The Non-Toxic Couch

My in-laws 1950s couch

A recent New York Times article evaluated the pluses and minuses of buying the high quality vs. okay-quality couch. The article focused on user’s lifestyle, design, construction, and price. A high quality couch will last decades or longer and will cost a pretty penny; it might even turn into an heirloom. An okay-quality couch can look great, but it is not usually purchased because of its solid construction or heirloom potential. It gets purchased because it fits into a budget, isn’t desired for long-term use (think small children or pets), or for use in a rented apartment.

The article doesn’t mention one huge reason for hanging on to an old “heirloom couch” — your health.

We ended up with my in-laws couch, which they purchased in the early 1960’s. Indeed, it is constructed so well that when we had it re-upholstered the upholsterer couldn’t stop talking about the coils and batting and wood. I like it because it’s lean and long and doesn’t take up much room in our smallish living room. It also feels somewhat Japanese in style, which harkens back to familiar childhood roots.

The best reason to hang on to a well-made, old couch (besides superior construction as the NY Times article concluded) is this: it isn’t a health risk. For 38 years (since 1975) furniture manufacturers have adhered to California’s rule that upholstery “not ignite when the foam inside the cushion is exposed to an open flame for 12 seconds.” Thus, most manufacturers use chemical flame-retardants on the foam of furniture sold nationally (so that it can be sold in California). Unfortunately, the rule is hurting more people (with toxic chemicals) than protecting them (from burns or fire).  A new rule that has been proposed “would allow couches and other furniture to meet state standards if the foam does not ignite from a smoldering cigarette, a test that can be passed without chemical retardants.”  Chemical companies have fought attempts to change the rule by arguing that flame-retardants have “provided an important layer of protection to Californians.” The truth is California’s rule has exposed Americans in all 50 states to unhealthy levels of flame-retardant chemicals — “foam gets compressed and releases” (as stated in the NY Times article).  Until the rule changes, we are hanging on to my in-laws 60-year-old chemical-free couch. Thank goodness it was made with superior construction.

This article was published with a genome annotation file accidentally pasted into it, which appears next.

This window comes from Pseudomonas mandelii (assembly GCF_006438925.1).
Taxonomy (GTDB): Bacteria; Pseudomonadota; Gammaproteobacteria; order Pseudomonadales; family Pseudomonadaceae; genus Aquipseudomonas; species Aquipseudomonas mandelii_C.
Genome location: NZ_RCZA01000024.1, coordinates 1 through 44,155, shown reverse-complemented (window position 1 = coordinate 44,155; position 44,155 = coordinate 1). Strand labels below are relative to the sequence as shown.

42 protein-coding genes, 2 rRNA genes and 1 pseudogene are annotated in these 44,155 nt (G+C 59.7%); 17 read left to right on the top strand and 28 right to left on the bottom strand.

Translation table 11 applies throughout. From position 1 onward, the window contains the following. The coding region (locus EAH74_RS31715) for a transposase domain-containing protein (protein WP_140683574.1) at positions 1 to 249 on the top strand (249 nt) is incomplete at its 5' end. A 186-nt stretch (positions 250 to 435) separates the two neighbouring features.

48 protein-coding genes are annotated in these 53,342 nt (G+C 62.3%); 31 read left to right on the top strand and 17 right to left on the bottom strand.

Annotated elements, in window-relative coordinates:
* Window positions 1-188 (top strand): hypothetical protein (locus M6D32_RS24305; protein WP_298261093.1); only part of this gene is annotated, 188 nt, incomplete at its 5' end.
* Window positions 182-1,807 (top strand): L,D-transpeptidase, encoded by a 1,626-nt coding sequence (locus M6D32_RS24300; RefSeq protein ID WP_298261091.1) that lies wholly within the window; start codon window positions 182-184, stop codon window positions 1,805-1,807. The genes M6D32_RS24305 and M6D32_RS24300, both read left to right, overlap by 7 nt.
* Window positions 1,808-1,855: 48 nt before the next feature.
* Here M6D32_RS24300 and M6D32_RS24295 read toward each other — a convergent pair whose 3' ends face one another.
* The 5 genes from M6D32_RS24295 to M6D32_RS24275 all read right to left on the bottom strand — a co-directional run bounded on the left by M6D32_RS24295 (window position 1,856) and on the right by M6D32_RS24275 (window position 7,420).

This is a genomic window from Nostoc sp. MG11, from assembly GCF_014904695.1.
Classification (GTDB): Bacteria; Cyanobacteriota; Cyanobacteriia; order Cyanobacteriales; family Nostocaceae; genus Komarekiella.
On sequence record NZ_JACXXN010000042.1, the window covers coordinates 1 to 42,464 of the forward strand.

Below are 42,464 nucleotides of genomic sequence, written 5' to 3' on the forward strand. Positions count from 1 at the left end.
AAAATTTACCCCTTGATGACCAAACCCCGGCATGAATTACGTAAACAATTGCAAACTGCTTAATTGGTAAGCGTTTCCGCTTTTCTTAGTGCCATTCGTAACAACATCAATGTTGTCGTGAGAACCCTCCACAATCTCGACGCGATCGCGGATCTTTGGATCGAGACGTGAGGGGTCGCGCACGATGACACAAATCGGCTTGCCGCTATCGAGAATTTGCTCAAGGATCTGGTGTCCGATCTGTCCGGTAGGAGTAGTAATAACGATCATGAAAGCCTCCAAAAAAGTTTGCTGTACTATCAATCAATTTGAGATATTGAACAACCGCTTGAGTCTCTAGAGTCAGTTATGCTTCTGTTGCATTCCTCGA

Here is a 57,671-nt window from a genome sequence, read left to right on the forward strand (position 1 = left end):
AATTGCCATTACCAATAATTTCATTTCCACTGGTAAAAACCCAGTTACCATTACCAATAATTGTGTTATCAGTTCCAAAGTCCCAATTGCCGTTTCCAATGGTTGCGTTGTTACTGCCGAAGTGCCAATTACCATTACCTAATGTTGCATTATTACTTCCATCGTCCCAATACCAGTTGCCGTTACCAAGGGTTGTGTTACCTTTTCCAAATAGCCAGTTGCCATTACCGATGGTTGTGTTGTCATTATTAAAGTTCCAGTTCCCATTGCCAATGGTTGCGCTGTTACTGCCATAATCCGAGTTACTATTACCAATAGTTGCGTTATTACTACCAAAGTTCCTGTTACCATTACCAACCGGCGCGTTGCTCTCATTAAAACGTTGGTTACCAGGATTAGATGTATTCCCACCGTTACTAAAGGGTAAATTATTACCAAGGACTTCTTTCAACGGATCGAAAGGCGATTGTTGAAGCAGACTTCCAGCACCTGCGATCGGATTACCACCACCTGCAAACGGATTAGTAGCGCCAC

Unfortunately, most beds are also treated with the same flame-retardants. Our family has just completed a “bed project,” which involved researching and finding beds that did not contain chemicals. I thought about how much time we were spending in bed (8 hours each night/2880 hours each year) and decided it was worth amortizing the cost of an organic cotton bed over 10-15 years.  I figured out that I am spending 30-40¢ per night for my safe sleep.  Our intermediate solution, before finding and ordering beds we liked, was to cover the beds in a wool mattress pad (which will block chemicals).  Wool also has natural anti-flammable properties and is an inhospitable setting for dust mites. In fact, our new cotton beds are wrapped in wool.

(February 1, 2014 Update: A new law has been signed by California’s Gov. Brown that allows “couches and other furniture to meet state standards if the foam does not ignite from a smoldering cigarette, a test that can be passed without chemical retardants.” A chemical company — Chemtura Corporation —  is suing the state in an attempt to block the new rules. It has a financial interest in continuing to load furniture with chemicals so toxic that even firefighters don’t want them used).  Unfortunately, furniture stores will still have foam furniture with the toxic chemicals on their showroom floors along with newer pieces without the toxic chemicals. One thing you can do is look for tags on furniture and cushions that look like this, which state that they DON’T meet California Technical Bulletin 117.  It means they haven’t been saturated in chemicals.

cushion tag

 

 

 

 

 

 

 

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